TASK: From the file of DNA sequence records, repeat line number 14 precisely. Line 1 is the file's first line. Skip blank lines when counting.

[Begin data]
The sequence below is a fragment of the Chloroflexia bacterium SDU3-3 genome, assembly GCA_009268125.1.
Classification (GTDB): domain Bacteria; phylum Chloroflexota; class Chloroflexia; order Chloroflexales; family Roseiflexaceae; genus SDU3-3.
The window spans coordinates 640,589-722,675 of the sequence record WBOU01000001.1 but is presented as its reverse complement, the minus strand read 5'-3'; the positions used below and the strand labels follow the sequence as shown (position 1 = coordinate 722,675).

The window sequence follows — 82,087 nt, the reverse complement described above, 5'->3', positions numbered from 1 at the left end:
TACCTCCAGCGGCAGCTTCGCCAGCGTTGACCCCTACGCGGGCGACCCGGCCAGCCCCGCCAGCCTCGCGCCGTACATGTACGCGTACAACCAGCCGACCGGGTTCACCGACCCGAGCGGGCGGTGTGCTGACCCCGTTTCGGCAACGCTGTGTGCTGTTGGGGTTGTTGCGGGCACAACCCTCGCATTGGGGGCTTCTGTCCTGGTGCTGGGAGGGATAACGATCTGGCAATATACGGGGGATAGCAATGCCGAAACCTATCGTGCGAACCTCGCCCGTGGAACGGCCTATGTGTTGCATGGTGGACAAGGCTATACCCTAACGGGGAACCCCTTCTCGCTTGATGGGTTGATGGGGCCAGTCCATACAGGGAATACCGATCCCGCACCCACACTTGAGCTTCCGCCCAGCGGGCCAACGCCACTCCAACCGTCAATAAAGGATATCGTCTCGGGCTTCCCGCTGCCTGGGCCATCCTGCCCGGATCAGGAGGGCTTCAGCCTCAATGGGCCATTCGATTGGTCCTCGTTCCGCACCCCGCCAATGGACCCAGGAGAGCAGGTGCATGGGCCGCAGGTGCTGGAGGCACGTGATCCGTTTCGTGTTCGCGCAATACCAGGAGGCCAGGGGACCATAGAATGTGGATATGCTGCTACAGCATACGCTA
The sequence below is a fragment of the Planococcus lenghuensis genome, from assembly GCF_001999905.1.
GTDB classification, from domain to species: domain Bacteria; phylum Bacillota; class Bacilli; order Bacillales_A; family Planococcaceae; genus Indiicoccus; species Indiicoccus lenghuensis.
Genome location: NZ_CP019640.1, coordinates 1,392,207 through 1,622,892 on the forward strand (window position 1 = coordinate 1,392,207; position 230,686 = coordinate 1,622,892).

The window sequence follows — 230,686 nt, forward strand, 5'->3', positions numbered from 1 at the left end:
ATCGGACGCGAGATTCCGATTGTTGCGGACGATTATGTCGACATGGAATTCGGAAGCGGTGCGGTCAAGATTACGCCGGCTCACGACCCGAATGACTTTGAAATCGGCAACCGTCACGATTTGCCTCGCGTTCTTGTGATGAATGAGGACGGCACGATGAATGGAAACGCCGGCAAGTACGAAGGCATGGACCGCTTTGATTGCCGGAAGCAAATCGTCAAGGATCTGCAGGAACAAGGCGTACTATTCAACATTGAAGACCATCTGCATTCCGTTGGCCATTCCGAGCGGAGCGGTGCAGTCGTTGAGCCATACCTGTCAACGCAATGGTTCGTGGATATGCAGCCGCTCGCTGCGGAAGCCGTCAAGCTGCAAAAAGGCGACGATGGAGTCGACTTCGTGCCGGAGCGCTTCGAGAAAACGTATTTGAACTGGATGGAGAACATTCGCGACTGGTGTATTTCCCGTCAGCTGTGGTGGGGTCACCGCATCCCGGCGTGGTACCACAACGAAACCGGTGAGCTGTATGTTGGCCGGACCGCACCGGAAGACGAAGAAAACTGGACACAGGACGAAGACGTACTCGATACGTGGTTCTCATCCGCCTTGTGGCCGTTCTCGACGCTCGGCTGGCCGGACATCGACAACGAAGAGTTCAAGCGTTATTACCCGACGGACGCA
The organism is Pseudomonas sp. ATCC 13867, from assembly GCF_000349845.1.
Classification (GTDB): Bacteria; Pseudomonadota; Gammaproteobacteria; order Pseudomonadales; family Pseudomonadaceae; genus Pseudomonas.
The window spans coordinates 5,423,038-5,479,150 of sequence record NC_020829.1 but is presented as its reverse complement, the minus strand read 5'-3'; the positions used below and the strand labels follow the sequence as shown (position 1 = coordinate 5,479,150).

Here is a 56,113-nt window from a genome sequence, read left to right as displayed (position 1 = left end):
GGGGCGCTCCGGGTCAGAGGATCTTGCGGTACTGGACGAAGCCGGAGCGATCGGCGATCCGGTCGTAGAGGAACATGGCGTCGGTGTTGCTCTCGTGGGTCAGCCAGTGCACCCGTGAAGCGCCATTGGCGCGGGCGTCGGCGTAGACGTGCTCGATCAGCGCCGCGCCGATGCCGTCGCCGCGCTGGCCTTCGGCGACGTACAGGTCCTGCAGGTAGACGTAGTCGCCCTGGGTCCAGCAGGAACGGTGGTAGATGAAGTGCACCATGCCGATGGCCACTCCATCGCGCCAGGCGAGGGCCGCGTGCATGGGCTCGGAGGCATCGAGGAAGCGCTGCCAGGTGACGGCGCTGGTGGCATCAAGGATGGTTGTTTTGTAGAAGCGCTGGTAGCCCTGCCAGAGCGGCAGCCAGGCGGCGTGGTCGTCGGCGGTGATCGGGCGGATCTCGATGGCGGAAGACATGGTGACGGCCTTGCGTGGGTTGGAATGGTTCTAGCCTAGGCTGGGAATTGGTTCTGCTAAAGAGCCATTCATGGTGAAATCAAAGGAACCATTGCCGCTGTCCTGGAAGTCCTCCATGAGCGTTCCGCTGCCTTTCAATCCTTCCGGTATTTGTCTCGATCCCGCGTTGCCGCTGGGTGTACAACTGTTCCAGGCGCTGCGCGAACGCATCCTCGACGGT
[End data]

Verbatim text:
Here is a 56,113-nt window from a genome sequence, read left to right as displayed (position 1 = left end):